Though J.K. Rowling may be moving on to adult fiction with this fall’s highly anticipated “The Casual Vacancy,” she has not quite left Hogwarts behind. Scholastic has announced Rowling will once again be returning to the young wizard who made her world famous in the form of the Harry Potter Book Club. Even better, Rowling will appear on Oct, 11 in a live global webcast from the her home in Edinburgh, Scotland, Rowling will answer pre-submitted questions and discuss all things Potter, including the recently launched website, Pottermore.
The webcast is organized in conjunction with the first official Harry Potter Reading Club, an online portal geared toward educators, librarians, and parents, to encourage budding Potterphiles to read and to explore the world of Harry Potter. The site, which was launched with much less fanfare than Pottermore, appears to be geared toward younger readers.
Scholastic called it a destination for fans of Potter and a tool for parents and teachers to set up book clubs of their own.
“Scholastic has been in conversation with educators, librarians and other book lovers about ideas for bringing the Harry Potter books to new readers in exciting and different ways,” Ellie Berger, president of Scholastic Trade, said in a statement announcing the club.
“The Harry Potter Reading Club is a direct response to that feedback and provides an entry point through which the thrill of these books can be shared with new generations of Harry Potter fans both within and beyond the classroom.”
The Harry Potter Reading Club allows parents, educators and readers to organize Potter clubs of their own. The site features reading and discussion guides, pronunciation aides and a plethora of interactive activities that relate to each of the seven books in the series. These include: a guide to starting your own Harry Potter book club, reading and discussion guides, pronunciation aides, a glossary of Hogwarts-related terms, and a cauldron’s worth of interactive activities relating to each of the Harry Potter books. Activities available for this month include a creative writing exercise in which writers must imagine they received a letter from Hogwarts, a “create your own wand” download, and a search for missing Potter objects. Scholastic has said it will add new activities each month. Bookmarks, stickers, and nametags are also available for download on the site.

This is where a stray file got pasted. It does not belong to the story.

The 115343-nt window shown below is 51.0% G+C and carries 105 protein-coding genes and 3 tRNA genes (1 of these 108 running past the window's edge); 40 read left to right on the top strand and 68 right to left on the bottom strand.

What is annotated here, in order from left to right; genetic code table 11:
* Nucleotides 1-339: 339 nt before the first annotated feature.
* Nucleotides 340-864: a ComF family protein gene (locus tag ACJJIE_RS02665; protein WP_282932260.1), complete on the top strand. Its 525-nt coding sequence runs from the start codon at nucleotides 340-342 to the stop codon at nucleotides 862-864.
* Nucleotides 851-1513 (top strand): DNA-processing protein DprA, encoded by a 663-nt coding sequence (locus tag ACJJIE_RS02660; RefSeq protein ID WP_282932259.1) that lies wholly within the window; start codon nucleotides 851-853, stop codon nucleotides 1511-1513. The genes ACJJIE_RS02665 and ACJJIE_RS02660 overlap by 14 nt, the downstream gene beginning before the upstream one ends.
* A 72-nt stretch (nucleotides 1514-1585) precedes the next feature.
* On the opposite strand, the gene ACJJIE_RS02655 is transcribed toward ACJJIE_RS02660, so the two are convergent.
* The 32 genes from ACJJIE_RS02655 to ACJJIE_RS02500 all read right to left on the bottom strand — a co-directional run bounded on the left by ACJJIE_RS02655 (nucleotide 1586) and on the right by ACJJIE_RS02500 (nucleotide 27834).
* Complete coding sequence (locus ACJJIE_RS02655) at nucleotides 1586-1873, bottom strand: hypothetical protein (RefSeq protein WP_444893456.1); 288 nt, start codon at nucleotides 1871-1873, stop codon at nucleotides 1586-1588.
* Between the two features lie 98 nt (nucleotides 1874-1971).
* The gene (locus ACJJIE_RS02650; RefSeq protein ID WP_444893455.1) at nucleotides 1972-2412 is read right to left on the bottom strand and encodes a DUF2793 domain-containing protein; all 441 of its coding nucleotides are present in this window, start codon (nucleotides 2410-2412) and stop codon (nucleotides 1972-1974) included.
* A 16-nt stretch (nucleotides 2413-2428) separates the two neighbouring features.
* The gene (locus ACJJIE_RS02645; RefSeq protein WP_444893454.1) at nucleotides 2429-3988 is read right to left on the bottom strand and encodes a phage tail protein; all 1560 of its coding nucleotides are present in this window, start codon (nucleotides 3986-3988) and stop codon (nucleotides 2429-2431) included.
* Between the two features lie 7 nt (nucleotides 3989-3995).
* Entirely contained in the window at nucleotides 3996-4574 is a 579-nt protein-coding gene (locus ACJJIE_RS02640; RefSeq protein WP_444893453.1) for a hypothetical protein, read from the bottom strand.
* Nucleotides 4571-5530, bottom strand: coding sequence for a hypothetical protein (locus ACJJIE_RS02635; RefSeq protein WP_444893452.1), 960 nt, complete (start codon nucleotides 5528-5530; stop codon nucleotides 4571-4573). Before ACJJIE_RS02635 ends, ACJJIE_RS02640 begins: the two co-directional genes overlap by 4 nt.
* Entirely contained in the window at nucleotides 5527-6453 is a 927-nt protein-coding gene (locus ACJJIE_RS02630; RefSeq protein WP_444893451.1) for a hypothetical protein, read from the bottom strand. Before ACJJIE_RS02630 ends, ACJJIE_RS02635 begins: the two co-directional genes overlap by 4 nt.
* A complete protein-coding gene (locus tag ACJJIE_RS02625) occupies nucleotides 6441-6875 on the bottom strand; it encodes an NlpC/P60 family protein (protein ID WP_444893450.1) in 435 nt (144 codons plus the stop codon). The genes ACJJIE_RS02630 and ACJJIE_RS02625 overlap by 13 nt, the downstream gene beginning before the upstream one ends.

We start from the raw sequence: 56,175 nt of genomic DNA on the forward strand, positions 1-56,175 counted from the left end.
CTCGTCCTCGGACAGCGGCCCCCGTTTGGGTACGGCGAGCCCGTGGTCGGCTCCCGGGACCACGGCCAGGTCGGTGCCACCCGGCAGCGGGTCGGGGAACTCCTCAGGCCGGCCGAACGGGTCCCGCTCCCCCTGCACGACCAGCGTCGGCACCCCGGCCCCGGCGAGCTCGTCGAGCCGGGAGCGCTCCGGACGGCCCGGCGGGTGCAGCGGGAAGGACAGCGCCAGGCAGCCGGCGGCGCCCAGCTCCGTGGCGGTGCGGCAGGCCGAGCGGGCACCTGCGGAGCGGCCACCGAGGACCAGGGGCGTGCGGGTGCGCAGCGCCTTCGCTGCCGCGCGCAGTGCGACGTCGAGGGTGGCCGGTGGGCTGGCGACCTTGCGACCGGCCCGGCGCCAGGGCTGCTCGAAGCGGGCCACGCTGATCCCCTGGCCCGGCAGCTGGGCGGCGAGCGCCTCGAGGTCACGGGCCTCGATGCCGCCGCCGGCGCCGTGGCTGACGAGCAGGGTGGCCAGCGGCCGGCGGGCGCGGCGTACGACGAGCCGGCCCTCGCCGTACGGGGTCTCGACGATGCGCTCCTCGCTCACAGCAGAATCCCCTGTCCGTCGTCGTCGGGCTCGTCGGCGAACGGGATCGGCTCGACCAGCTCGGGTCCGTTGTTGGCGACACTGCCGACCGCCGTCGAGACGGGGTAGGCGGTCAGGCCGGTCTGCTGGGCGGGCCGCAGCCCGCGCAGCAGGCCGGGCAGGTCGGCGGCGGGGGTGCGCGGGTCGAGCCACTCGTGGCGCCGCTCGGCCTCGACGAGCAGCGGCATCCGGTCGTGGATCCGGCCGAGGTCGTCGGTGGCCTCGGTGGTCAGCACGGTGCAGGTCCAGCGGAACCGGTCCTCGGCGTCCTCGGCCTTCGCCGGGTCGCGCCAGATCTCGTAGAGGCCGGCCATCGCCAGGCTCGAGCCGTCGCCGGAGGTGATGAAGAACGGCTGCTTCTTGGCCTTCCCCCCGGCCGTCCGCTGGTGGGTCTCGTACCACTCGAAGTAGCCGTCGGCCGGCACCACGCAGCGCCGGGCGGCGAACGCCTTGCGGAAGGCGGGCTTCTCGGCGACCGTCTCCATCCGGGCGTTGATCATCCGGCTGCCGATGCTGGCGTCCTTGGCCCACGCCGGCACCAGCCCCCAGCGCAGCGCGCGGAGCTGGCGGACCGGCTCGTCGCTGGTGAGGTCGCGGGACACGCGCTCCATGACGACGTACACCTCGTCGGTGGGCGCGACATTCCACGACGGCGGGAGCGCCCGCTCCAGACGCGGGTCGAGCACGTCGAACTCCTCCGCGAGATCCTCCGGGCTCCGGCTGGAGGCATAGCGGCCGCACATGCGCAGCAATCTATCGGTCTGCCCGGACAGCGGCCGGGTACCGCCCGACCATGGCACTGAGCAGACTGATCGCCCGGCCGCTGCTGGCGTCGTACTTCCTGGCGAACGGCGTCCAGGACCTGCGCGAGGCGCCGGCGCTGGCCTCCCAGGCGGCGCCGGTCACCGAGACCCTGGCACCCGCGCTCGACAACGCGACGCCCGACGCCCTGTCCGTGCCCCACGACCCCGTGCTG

The first 10,000 individuals to register for the club will also receive a book club welcome kit that will include bookmarks, stickers and nametags, although these items can be also be downloaded.
Consider the Harry Potter Reading Club and Rowling’s upcoming webcast your key to surviving the last weeks of summer with young readers – and a reason to look forward to another school year.